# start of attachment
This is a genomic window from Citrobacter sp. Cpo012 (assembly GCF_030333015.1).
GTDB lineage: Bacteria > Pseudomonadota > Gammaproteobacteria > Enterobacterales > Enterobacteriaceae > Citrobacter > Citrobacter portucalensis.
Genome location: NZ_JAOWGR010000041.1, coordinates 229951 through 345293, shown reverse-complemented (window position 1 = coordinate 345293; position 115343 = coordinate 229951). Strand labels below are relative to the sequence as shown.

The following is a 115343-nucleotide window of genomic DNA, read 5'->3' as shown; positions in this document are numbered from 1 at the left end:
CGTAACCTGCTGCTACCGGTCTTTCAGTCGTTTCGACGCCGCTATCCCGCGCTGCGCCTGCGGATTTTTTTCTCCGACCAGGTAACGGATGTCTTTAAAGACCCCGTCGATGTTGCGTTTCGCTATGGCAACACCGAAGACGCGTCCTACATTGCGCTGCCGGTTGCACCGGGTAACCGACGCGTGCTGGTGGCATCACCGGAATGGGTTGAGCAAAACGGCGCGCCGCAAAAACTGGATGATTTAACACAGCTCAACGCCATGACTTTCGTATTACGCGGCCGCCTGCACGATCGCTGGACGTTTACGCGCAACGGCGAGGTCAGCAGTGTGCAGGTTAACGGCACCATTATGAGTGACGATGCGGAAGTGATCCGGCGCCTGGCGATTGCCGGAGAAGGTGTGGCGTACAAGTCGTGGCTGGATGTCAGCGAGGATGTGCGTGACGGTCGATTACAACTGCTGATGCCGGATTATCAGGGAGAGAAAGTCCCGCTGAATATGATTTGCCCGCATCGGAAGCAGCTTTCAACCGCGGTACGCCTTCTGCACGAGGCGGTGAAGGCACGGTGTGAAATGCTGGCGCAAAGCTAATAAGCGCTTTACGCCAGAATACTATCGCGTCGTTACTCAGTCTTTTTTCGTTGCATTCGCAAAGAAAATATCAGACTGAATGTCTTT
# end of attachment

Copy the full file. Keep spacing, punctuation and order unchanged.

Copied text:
This is a genomic window from Citrobacter sp. Cpo012 (assembly GCF_030333015.1).
GTDB lineage: Bacteria > Pseudomonadota > Gammaproteobacteria > Enterobacterales > Enterobacteriaceae > Citrobacter > Citrobacter portucalensis.
Genome location: NZ_JAOWGR010000041.1, coordinates 229951 through 345293, shown reverse-complemented (window position 1 = coordinate 345293; position 115343 = coordinate 229951). Strand labels below are relative to the sequence as shown.

The following is a 115343-nucleotide window of genomic DNA, read 5'->3' as shown; positions in this document are numbered from 1 at the left end:
CGTAACCTGCTGCTACCGGTCTTTCAGTCGTTTCGACGCCGCTATCCCGCGCTGCGCCTGCGGATTTTTTTCTCCGACCAGGTAACGGATGTCTTTAAAGACCCCGTCGATGTTGCGTTTCGCTATGGCAACACCGAAGACGCGTCCTACATTGCGCTGCCGGTTGCACCGGGTAACCGACGCGTGCTGGTGGCATCACCGGAATGGGTTGAGCAAAACGGCGCGCCGCAAAAACTGGATGATTTAACACAGCTCAACGCCATGACTTTCGTATTACGCGGCCGCCTGCACGATCGCTGGACGTTTACGCGCAACGGCGAGGTCAGCAGTGTGCAGGTTAACGGCACCATTATGAGTGACGATGCGGAAGTGATCCGGCGCCTGGCGATTGCCGGAGAAGGTGTGGCGTACAAGTCGTGGCTGGATGTCAGCGAGGATGTGCGTGACGGTCGATTACAACTGCTGATGCCGGATTATCAGGGAGAGAAAGTCCCGCTGAATATGATTTGCCCGCATCGGAAGCAGCTTTCAACCGCGGTACGCCTTCTGCACGAGGCGGTGAAGGCACGGTGTGAAATGCTGGCGCAAAGCTAATAAGCGCTTTACGCCAGAATACTATCGCGTCGTTACTCAGTCTTTTTTCGTTGCATTCGCAAAGAAAATATCAGACTGAATGTCTTT